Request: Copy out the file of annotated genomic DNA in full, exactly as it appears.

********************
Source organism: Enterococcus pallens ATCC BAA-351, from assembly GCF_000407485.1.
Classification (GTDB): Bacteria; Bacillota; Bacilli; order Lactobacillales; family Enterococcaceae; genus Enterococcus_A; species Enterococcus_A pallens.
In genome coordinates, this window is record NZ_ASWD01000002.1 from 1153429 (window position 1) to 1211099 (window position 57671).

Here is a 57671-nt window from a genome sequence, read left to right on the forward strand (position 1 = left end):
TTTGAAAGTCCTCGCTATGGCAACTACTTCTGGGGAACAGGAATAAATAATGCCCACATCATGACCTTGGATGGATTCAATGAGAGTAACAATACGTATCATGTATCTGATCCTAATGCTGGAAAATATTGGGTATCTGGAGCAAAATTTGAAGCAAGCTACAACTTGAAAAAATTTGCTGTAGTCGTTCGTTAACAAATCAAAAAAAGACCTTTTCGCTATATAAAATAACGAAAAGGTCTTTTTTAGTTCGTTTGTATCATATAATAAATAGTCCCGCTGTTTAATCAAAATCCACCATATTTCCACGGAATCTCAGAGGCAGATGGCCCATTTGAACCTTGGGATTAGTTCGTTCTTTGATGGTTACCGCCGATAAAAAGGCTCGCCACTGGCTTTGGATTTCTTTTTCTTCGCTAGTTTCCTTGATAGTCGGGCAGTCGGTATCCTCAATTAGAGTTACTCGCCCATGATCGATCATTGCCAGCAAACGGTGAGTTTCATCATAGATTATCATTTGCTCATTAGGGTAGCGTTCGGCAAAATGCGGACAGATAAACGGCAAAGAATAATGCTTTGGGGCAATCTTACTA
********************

Source organism: Enterococcus pallens ATCC BAA-351, from assembly GCF_000407485.1.
Classification (GTDB): Bacteria; Bacillota; Bacilli; order Lactobacillales; family Enterococcaceae; genus Enterococcus_A; species Enterococcus_A pallens.
In genome coordinates, this window is record NZ_ASWD01000002.1 from 1153429 (window position 1) to 1211099 (window position 57671).

Here is a 57671-nt window from a genome sequence, read left to right on the forward strand (position 1 = left end):
TTTGAAAGTCCTCGCTATGGCAACTACTTCTGGGGAACAGGAATAAATAATGCCCACATCATGACCTTGGATGGATTCAATGAGAGTAACAATACGTATCATGTATCTGATCCTAATGCTGGAAAATATTGGGTATCTGGAGCAAAATTTGAAGCAAGCTACAACTTGAAAAAATTTGCTGTAGTCGTTCGTTAACAAATCAAAAAAAGACCTTTTCGCTATATAAAATAACGAAAAGGTCTTTTTTAGTTCGTTTGTATCATATAATAAATAGTCCCGCTGTTTAATCAAAATCCACCATATTTCCACGGAATCTCAGAGGCAGATGGCCCATTTGAACCTTGGGATTAGTTCGTTCTTTGATGGTTACCGCCGATAAAAAGGCTCGCCACTGGCTTTGGATTTCTTTTTCTTCGCTAGTTTCCTTGATAGTCGGGCAGTCGGTATCCTCAATTAGAGTTACTCGCCCATGATCGATCATTGCCAGCAAACGGTGAGTTTCATCATAGATTATCATTTGCTCATTAGGGTAGCGTTCGGCAAAATGCGGACAGATAAACGGCAAAGAATAATGCTTTGGGGCAATCTTACTA